Garang’s potential for victory is evidence in the fact that the candidate SPLA became a strong contender in the election for president. Realising that he was likely to win, the SPLM on March 31 pulled him out of the race three weeks to the election. Yet in spite of this, Arman got 22% of the vote. One can only speculate how much Garang would have gotten had he been alive and decided to run in that election.
This also means that had Kiir run in that election, he would have most likely beaten Bashir hands down. However, critics of Kiir say he lacked such high ambition and self-confidence as Garang to aspire to rule the whole of Sudan. They accuse him of securing a deal with Bashir which allowed both of them to capture small fiefdoms. However, supporters of Kiir say he was much more foresighted and realistic than Garang.
Kiir’s supporters argue that sections of the north that hated Bashir wanted to keep the south not because they love unity but because of its oil. They had been unable to unseat Bashir and saw in Garang an instrument they could use to get rid of their rival. According to this view, the army, police and all security agencies of the old Sudan are controlled by the northern “Arabs” and so is the bureaucracy, judiciary, diplomatic service, education, healthcare – everything. If any southerner had been elected president, he would be unable to change the entire system overnight. So he would become a hostage of these deeply entrenched interests who would be strong enough to sabotage his plans or even kill him.
Kiir’s supporters argue that in his big vision of a united Sudan and his ambition to lead it, Garang was blind to this fundamental reality that would have made him an ineffective president to serve the interests of the south. The best way to serve the people of the south was independence as this would give them an independent nation with oil revenues to sort out many of the issues dear to their people. It is this argument that tilted the dice in favour of Kiir and his supporters. But how would the south handle those in its ranks who came from the other marginalised regions? SPLA promised to urge Khartoum to negotiate with them.
Although South Sudan has constantly asked Khartoum to find accommodation with these SPLA fighters, Khartoum has consistently dodged the issue. Thus, when these groups (camps of the SPLA) decided to renew the civil war against the regime in Khartoum, the reasons why Bashir was dodging negotiations with them became apparent. Rather than accept responsibility of the war or see it as an internal rebellion against the marginalisation policies of his government, he accused Juba of launching an aggressive war against his government – a perfect excuse.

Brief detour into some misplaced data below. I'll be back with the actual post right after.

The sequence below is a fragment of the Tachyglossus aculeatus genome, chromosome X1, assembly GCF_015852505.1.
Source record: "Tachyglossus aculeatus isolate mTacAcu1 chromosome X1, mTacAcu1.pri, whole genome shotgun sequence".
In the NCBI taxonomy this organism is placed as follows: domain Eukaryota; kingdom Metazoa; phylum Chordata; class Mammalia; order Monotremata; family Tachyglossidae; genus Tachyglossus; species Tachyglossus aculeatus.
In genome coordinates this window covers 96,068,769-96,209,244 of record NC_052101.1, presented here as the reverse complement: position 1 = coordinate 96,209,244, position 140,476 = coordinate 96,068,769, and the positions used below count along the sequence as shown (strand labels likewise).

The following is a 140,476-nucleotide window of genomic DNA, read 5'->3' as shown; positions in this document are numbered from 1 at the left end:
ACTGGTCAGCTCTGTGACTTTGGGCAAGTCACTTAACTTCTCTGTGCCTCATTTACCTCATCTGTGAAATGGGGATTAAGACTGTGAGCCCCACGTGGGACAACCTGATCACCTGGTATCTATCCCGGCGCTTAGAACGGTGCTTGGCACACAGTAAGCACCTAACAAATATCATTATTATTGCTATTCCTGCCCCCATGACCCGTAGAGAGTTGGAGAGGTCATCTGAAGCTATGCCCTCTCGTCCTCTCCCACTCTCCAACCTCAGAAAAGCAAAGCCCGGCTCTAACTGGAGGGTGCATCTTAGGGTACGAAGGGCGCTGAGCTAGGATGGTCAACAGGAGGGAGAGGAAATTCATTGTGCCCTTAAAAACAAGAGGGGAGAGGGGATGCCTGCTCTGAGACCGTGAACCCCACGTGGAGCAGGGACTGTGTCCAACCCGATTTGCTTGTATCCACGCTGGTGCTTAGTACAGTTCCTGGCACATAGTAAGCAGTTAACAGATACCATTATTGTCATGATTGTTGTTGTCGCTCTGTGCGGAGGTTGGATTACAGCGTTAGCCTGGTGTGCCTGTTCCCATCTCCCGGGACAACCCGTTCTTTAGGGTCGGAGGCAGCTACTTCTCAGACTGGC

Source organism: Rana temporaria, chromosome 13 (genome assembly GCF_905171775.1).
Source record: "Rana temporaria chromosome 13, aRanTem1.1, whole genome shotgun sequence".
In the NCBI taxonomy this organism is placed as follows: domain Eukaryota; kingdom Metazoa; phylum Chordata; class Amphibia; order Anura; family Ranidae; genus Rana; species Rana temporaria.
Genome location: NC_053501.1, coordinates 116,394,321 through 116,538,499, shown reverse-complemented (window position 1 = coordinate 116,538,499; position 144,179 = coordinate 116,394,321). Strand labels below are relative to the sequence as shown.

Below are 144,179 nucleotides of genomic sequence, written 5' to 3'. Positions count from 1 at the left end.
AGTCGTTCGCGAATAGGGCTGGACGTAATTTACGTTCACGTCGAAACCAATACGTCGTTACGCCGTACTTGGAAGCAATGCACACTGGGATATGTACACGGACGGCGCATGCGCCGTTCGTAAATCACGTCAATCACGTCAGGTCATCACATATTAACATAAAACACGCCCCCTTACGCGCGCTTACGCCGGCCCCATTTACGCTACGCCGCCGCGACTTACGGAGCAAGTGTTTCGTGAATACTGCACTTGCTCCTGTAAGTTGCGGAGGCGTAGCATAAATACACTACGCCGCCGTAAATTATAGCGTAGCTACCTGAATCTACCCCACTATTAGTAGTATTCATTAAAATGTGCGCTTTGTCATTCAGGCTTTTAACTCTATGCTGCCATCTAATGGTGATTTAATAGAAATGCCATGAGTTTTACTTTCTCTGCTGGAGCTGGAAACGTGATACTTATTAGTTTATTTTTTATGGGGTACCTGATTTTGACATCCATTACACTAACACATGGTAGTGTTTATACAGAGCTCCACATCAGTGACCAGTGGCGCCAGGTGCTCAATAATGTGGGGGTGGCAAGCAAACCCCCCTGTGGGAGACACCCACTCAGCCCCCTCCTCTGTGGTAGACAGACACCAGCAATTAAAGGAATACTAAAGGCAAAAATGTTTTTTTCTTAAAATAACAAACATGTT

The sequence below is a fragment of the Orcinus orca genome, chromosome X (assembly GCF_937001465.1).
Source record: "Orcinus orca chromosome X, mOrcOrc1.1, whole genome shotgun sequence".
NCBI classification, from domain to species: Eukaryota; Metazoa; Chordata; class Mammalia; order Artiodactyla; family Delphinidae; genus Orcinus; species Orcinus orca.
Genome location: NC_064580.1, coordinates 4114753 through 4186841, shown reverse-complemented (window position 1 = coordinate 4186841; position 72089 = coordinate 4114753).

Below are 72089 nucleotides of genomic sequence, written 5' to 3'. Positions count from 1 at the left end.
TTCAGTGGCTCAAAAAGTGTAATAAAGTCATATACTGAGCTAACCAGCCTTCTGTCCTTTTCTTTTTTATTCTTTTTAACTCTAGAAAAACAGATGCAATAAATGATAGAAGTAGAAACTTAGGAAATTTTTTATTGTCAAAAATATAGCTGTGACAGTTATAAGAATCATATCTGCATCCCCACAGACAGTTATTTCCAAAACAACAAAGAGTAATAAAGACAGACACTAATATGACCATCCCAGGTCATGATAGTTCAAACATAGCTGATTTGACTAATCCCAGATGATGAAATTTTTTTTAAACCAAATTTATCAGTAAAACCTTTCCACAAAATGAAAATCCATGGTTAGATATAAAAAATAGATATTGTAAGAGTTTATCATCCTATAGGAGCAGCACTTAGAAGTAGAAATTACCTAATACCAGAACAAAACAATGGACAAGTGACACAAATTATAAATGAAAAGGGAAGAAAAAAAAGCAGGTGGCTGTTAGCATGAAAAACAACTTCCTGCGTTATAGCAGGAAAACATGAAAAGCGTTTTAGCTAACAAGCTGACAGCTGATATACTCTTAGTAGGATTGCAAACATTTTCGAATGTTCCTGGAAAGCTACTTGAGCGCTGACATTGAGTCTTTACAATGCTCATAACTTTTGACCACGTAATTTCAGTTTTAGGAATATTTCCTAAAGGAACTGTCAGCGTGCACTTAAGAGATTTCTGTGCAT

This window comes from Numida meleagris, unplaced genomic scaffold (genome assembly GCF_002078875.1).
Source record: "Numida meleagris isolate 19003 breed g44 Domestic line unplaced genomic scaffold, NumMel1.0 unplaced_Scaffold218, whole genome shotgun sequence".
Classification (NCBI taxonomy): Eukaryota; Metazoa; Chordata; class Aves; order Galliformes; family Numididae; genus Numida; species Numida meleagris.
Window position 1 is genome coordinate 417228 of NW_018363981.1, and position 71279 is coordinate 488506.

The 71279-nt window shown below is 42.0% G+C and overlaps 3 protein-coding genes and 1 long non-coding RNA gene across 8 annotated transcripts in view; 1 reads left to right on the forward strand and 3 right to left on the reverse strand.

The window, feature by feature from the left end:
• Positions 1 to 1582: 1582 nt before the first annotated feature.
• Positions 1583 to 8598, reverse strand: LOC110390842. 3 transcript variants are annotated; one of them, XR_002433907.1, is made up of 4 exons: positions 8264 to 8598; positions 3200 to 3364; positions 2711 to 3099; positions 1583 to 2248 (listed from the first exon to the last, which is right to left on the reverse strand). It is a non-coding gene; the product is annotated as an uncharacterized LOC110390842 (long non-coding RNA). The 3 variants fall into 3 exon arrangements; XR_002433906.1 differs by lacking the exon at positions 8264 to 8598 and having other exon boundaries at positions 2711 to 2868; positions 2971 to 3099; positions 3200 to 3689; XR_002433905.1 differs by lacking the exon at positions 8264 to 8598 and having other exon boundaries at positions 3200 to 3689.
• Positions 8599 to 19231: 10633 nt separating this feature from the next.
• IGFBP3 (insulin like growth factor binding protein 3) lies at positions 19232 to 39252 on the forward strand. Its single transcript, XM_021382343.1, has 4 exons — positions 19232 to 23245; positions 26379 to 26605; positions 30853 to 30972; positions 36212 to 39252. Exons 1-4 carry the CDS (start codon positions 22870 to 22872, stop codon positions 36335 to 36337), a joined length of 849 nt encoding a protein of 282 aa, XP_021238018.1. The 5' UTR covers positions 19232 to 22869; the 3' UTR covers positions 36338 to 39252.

The situation in Sudan is exactly like the one that Uganda faced in October 1990 when elements of the Ugandan army crossed the border and attacked Rwanda. Then-Rwandan president Juvenal Habyarimana argued that the Ugandan army had invaded his country. Technically he was right. But in fact he was lying. The soldiers were Rwandan refugees who had been living in Uganda and had joined the Uganda army. They had escaped from it to launch their own war against his regime. But Habyarimana was able to use this “evidence” to convince the world that his country was under attack from Ugandan troops.
Using highly skilful media propaganda, Khartoum has also been able to effectively convince the international community that it is South Sudan that had invaded northern Sudan. It is in this context that the UN’s Ban called President Kiir to demand that South Sudan troops withdraw from Sudan territory.
It gets more intriguing given that Khartoum has resisted all attempts to clearly demarcate the border between the two countries, making it difficult to establish whether the positions that the SPLA troops under the command of Juba have entered the north’s territory or not.
As things stand, the conflict between the Juba and Khartoum is only a small sideshow, a smoke-screen to hide the more fundamental issue of the demands of other marginalised regions inside the old Sudan. How will pressure on South Sudan by the international community solve the internal problem of the demands by groups in South Kordofan, Blue Nile and Nuba regions for good treatment and inclusion? It will be interesting to see how Khartoum will continue hiding the fact that it is not South Sudan but its own people who have taken up arms against it.